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Green sea turtle swimming in the ocean

Eliminating Single-Use Plastic Straws

The Houston Zoo is single-use plastic straw free, and we are asking Houston area bars and restaurants to be straw free as well! To date, partnering locations have eliminated over 862,200 plastic straws from their establishments, saving sea turtles in the wild. Join our wildlife-saving campaign using the pledge form below.

About the Campaign

The Houston Zoo connects communities with animals, inspiring action to save wildlife. As part of our mission, it is critical that we take action to save wildlife, while empowering our local community to do the same.

We are partnering with local bars and restaurants to help them transition from single-use plastic straws to offering reusable or non-plastic straws (like those made of paper), only on request. Here’s why:

  • Single-use plastic items like bags, bottles, and straws are typically used once, and end up in our waterways like bayous, lakes, and oceans if not contained properly. It’s estimated that in the US we use 500 million single-use plastic straws every day!
  • Animals like sea turtles may mistake a plastic item for food, ingesting it and causing them to get sick.
  • The Houston Zoo treats more than 60 wild sea turtles a year in our vet clinic, some of them with plastic-related injuries. We’re committed to reducing plastic use in the area to protect these animals in the wild.

We began working with several Houston bars and restaurants in 2018 to pilot this campaign. Since that time, these bars have eliminated 862,200 plastic straws from their businesses.

If you are a bar or restaurant owner/manager and want to help us save wildlife, please consider joining this campaign by completing the commitment form below!

Who's With Us?

Joining the campaign is simple. All you need to do is pledge to help save wildlife by eliminating single-use plastic straws and follow these steps:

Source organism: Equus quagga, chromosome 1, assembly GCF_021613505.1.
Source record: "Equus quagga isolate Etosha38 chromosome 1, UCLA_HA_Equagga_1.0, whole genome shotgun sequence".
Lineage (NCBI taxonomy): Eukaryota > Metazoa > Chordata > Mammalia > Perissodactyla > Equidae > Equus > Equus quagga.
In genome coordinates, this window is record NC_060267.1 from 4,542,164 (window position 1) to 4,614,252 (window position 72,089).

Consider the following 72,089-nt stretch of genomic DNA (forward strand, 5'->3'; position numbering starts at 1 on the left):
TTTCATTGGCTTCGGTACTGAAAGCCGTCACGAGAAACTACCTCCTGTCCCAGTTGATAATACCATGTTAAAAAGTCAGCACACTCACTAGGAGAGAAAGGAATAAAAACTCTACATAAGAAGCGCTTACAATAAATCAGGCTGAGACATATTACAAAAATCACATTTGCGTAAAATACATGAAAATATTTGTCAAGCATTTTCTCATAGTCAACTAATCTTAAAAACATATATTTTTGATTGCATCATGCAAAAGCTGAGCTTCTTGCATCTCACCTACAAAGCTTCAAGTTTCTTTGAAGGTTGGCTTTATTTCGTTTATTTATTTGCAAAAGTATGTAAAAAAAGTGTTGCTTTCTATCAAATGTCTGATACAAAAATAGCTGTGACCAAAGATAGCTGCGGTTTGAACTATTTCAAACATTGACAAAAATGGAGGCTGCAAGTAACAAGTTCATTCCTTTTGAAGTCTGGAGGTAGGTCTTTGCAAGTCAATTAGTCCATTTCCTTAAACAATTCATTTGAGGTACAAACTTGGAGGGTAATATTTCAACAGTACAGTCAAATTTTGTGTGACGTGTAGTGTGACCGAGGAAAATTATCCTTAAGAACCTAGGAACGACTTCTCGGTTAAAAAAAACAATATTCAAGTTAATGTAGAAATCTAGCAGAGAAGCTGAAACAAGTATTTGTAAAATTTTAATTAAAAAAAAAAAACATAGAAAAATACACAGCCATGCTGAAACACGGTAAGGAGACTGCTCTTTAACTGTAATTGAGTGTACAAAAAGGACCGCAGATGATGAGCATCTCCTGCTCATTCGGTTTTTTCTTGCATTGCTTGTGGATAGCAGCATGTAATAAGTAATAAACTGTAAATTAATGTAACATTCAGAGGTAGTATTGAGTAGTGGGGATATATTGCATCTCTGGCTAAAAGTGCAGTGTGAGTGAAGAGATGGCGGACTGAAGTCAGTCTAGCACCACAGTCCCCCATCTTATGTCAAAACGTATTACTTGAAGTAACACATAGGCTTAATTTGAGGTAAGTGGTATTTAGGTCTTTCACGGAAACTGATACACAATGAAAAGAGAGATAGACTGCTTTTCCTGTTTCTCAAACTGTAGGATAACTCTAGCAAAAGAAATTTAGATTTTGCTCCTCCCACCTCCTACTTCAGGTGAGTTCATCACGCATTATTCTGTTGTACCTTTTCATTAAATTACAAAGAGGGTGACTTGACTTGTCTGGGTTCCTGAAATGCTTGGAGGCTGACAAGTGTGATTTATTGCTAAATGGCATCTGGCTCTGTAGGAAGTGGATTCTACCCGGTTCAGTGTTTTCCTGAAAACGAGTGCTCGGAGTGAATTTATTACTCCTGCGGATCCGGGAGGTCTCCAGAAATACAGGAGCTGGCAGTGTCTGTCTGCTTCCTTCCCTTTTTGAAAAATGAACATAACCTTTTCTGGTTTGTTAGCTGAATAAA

1. Swap out your plastic straws for a reusable or non-plastic alternative (we have info on vendors in our partner toolkit).
  2. Move your straws behind the bar/restaurant serving area so they are out of reach of guests, waitstaff, and bartenders.
  3. Offer your new reusable or non-plastic straws only upon request.
  4. Celebrate how you’re reducing plastics and saving sea turtles with your customers!

Partner Toolkit
We’ve researched reusable and non-plastic alternatives and put together additional materials to help you get started.


Social Media Images: (Click to download)


Take the Pledge and Save Sea Turtles

To be part of this success, please consider joining our campaign by completing the commitment form below.

  • Three months after taking the pledge: You will be asked to share information on what reusable or non-plastic straw option you have chosen.
  • Six months after taking the pledge: You will be asked to report on how many reusable or non-plastic straws you have ordered, and how long the supply has lasted. Report on any barriers you have encountered since making the change (difficulty obtaining straws, patron responses, etc.)